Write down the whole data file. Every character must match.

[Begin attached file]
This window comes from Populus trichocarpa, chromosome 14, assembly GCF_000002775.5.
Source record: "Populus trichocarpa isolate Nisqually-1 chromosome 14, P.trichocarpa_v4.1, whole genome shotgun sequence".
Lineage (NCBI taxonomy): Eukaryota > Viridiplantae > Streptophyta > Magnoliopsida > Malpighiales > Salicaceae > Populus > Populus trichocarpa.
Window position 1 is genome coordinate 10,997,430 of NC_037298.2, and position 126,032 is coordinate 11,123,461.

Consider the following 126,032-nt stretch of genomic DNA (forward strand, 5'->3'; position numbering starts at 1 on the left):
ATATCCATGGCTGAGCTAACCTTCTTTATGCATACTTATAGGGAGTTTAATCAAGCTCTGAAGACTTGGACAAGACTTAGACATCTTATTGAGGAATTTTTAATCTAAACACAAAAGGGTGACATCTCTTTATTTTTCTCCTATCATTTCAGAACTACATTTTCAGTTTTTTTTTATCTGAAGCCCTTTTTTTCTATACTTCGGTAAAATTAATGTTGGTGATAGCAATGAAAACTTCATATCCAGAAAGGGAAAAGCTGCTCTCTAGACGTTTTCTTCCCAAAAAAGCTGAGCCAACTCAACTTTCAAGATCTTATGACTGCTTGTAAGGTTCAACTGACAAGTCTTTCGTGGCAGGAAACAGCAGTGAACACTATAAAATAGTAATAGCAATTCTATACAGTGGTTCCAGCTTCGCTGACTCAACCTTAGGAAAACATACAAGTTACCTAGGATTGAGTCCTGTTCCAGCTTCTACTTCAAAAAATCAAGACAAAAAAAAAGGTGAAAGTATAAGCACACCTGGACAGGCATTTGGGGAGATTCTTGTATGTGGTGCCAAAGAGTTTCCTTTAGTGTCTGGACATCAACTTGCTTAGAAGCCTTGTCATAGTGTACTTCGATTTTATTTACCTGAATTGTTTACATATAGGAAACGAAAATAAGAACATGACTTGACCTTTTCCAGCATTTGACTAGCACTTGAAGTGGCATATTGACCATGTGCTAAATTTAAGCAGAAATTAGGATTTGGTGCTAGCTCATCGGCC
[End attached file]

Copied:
This window comes from Populus trichocarpa, chromosome 14, assembly GCF_000002775.5.
Source record: "Populus trichocarpa isolate Nisqually-1 chromosome 14, P.trichocarpa_v4.1, whole genome shotgun sequence".
Lineage (NCBI taxonomy): Eukaryota > Viridiplantae > Streptophyta > Magnoliopsida > Malpighiales > Salicaceae > Populus > Populus trichocarpa.
Window position 1 is genome coordinate 10,997,430 of NC_037298.2, and position 126,032 is coordinate 11,123,461.

Consider the following 126,032-nt stretch of genomic DNA (forward strand, 5'->3'; position numbering starts at 1 on the left):
ATATCCATGGCTGAGCTAACCTTCTTTATGCATACTTATAGGGAGTTTAATCAAGCTCTGAAGACTTGGACAAGACTTAGACATCTTATTGAGGAATTTTTAATCTAAACACAAAAGGGTGACATCTCTTTATTTTTCTCCTATCATTTCAGAACTACATTTTCAGTTTTTTTTTATCTGAAGCCCTTTTTTTCTATACTTCGGTAAAATTAATGTTGGTGATAGCAATGAAAACTTCATATCCAGAAAGGGAAAAGCTGCTCTCTAGACGTTTTCTTCCCAAAAAAGCTGAGCCAACTCAACTTTCAAGATCTTATGACTGCTTGTAAGGTTCAACTGACAAGTCTTTCGTGGCAGGAAACAGCAGTGAACACTATAAAATAGTAATAGCAATTCTATACAGTGGTTCCAGCTTCGCTGACTCAACCTTAGGAAAACATACAAGTTACCTAGGATTGAGTCCTGTTCCAGCTTCTACTTCAAAAAATCAAGACAAAAAAAAAGGTGAAAGTATAAGCACACCTGGACAGGCATTTGGGGAGATTCTTGTATGTGGTGCCAAAGAGTTTCCTTTAGTGTCTGGACATCAACTTGCTTAGAAGCCTTGTCATAGTGTACTTCGATTTTATTTACCTGAATTGTTTACATATAGGAAACGAAAATAAGAACATGACTTGACCTTTTCCAGCATTTGACTAGCACTTGAAGTGGCATATTGACCATGTGCTAAATTTAAGCAGAAATTAGGATTTGGTGCTAGCTCATCGGCC